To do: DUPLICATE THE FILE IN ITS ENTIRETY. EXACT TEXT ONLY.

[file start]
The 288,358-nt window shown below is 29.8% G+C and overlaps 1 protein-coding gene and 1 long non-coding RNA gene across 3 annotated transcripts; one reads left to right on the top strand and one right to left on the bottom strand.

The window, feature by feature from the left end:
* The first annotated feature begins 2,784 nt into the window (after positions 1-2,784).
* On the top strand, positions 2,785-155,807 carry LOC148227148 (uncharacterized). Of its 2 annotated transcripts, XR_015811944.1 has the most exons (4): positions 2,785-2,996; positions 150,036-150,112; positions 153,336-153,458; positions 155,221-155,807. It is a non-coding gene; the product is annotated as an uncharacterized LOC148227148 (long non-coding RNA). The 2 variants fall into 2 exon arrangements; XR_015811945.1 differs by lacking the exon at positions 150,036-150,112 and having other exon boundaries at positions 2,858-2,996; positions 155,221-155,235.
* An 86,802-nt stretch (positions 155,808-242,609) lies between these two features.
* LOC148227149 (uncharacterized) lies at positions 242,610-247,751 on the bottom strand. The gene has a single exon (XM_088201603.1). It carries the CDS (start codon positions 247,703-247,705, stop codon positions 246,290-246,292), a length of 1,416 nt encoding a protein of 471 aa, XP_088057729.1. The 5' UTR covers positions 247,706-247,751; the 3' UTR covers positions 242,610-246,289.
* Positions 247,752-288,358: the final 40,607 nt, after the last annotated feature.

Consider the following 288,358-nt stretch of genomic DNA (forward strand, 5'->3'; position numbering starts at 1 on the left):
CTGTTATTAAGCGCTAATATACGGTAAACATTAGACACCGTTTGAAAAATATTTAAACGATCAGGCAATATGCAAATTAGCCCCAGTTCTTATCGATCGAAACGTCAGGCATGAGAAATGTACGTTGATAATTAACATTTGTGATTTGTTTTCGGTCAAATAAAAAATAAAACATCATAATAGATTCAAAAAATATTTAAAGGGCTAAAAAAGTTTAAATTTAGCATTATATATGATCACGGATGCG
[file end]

The 288,358-nt window shown below is 29.8% G+C and overlaps 1 protein-coding gene and 1 long non-coding RNA gene across 3 annotated transcripts; one reads left to right on the top strand and one right to left on the bottom strand.

The window, feature by feature from the left end:
* The first annotated feature begins 2,784 nt into the window (after positions 1-2,784).
* On the top strand, positions 2,785-155,807 carry LOC148227148 (uncharacterized). Of its 2 annotated transcripts, XR_015811944.1 has the most exons (4): positions 2,785-2,996; positions 150,036-150,112; positions 153,336-153,458; positions 155,221-155,807. It is a non-coding gene; the product is annotated as an uncharacterized LOC148227148 (long non-coding RNA). The 2 variants fall into 2 exon arrangements; XR_015811945.1 differs by lacking the exon at positions 150,036-150,112 and having other exon boundaries at positions 2,858-2,996; positions 155,221-155,235.
* An 86,802-nt stretch (positions 155,808-242,609) lies between these two features.
* LOC148227149 (uncharacterized) lies at positions 242,610-247,751 on the bottom strand. The gene has a single exon (XM_088201603.1). It carries the CDS (start codon positions 247,703-247,705, stop codon positions 246,290-246,292), a length of 1,416 nt encoding a protein of 471 aa, XP_088057729.1. The 5' UTR covers positions 247,706-247,751; the 3' UTR covers positions 242,610-246,289.
* Positions 247,752-288,358: the final 40,607 nt, after the last annotated feature.

Consider the following 288,358-nt stretch of genomic DNA (forward strand, 5'->3'; position numbering starts at 1 on the left):
CTGTTATTAAGCGCTAATATACGGTAAACATTAGACACCGTTTGAAAAATATTTAAACGATCAGGCAATATGCAAATTAGCCCCAGTTCTTATCGATCGAAACGTCAGGCATGAGAAATGTACGTTGATAATTAACATTTGTGATTTGTTTTCGGTCAAATAAAAAATAAAACATCATAATAGATTCAAAAAATATTTAAAGGGCTAAAAAAGTTTAAATTTAGCATTATATATGATCACGGATGCG